In 1861, Smalls accepted a occupation as a deck manus aboard the Planter, a cotton soft-shell clam. When the Civil War began, the Planter was pressed into service for the Confederacy. Smalls was shortly promoted to wheelman. His place was really that of pilot, but at the clip Southerners did non delegate this rubric to inkinesss. Smalls, seeking to obtain freedom for himself and his household, began be aftering to steal off with the Planter and turn it over to Union forces. On the eventide of May 12, 1862, the Planter docked in Charleston. District standing orders, at the clip, stipulated that at least one white officer remain aboard the boat at all times to forestall an rebellion of black slaves and sailors. On this peculiar dark, nevertheless, Captain C. J. Relyea and all of his white officers had gone ashore to go to a party. This provided Smalls and his fellow plotters with the chance they had been be aftering for. They rapidly loaded their households who had been waiting in concealing on other vass. At about 3 ante meridiem on May 13th, the Planter got up steam, Smalls hoisted the Palmetto and Confederate flags and headed to the north Atlantic pier to pick up his household and some others. His experiences gained under the employment of John Simmons and in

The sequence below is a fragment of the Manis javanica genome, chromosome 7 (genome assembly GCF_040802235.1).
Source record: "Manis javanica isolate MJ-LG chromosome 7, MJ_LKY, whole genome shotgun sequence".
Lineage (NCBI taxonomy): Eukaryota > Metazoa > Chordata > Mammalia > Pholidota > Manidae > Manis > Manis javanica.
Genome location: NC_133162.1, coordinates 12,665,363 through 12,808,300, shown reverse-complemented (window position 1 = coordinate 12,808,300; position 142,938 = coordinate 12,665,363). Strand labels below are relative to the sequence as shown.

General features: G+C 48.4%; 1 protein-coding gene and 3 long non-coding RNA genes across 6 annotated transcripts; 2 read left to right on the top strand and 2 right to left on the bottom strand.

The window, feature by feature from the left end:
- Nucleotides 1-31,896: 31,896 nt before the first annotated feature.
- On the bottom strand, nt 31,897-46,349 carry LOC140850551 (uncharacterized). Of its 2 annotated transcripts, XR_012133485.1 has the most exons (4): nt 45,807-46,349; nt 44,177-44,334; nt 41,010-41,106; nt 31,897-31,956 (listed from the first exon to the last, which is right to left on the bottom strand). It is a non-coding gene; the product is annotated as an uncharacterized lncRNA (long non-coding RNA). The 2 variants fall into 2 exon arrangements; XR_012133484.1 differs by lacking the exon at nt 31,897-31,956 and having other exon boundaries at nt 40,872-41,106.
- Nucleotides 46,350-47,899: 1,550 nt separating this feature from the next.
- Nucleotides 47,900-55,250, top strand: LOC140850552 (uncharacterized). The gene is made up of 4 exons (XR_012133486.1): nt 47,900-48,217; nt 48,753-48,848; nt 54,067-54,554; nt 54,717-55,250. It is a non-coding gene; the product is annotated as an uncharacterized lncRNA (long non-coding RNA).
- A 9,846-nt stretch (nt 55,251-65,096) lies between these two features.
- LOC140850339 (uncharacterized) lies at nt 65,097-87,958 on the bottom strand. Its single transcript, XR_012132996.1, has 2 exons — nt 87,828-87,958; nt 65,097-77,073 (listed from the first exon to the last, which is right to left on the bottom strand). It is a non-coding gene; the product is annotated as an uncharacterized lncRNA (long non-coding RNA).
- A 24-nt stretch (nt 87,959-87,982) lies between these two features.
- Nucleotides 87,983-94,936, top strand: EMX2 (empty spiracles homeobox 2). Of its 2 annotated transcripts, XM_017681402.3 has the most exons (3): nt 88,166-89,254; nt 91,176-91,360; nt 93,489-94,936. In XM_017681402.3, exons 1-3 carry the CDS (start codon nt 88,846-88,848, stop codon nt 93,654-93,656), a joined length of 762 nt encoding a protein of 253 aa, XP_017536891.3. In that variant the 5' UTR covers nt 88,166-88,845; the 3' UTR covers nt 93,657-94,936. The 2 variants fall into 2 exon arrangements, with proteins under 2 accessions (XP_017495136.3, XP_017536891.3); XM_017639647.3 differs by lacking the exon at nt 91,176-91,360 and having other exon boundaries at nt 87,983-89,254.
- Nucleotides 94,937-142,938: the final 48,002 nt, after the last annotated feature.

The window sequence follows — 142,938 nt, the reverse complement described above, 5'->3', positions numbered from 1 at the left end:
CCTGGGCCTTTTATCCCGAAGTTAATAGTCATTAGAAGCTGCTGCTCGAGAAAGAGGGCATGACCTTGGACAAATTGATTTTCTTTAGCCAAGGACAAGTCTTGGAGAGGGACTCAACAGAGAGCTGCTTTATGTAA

flying the Planter served him good in voyaging the trade. He successfully navigated down the South Channel, giving the right steam whistling at Fort Johnson and once more at Fort Sumter, past Confederate forces. In a dare move, Smalls really wore Captain Relyea ’ s straw chapeau and stood in apparent position in the pilothouse to increase their opportunities of success. Finally, in the early hours of the forenoon, the Planter and her blowout crew approached the Union war vessel U.S.S. Onward of the obstructing fleet stationed off the Charleston seashore. Smalls surrendered the ship to the Onward ’ s commanding officer, Acting Volunteer Lieutenant J. F. Nickels stating “ Good forenoon, sir! I ’ ve brought you some of the old United States guns, sir! ” ( Miller 1 ) The Planter was considered to be a valuable award as she could transport as many a 1,000 military personnels, and her shoal bill of exchange allowed her to safely voyage most of the coastal Waterss. The actions of Smalls were considered particularly make bolding as the Planter had served as the central offices ship for Brigadier General Roswell S. Ripley, commanding officer of the Second Military District of South Carolina, and Smalls had stolen the ship from right in forepart of Ripley ’ s place office. Smalls had won freedom for himself and his household and his actions won him instant national celebrity.
Smalls was shortly commissioned as a Second Lieutenant, Company B, 33rd Regiment, United States Colored Troops where he served as pilot to the Planter. He was subsequently assigned to the ironclad Keokuk for an onslaught into Charleston Harbor. During the onslaught the Keokuk was struck by over 90 shells and shortly sank. Smalls managed to last and was transferred back to the Planter. In November of 1863, the Planter was under such terrible onslaught that the white captain of the ship wanted to give up. Smalls, nevertheless, fearful of the intervention he knew he would have from Confederate capturers, alternatively urged the artillerymans to go on to conflict the enemy. The captain took screen in the coal bin during the conflict, while the crew fought on under Smalls ’ leading. As a consequence of these events, the captain of record was dismissed, and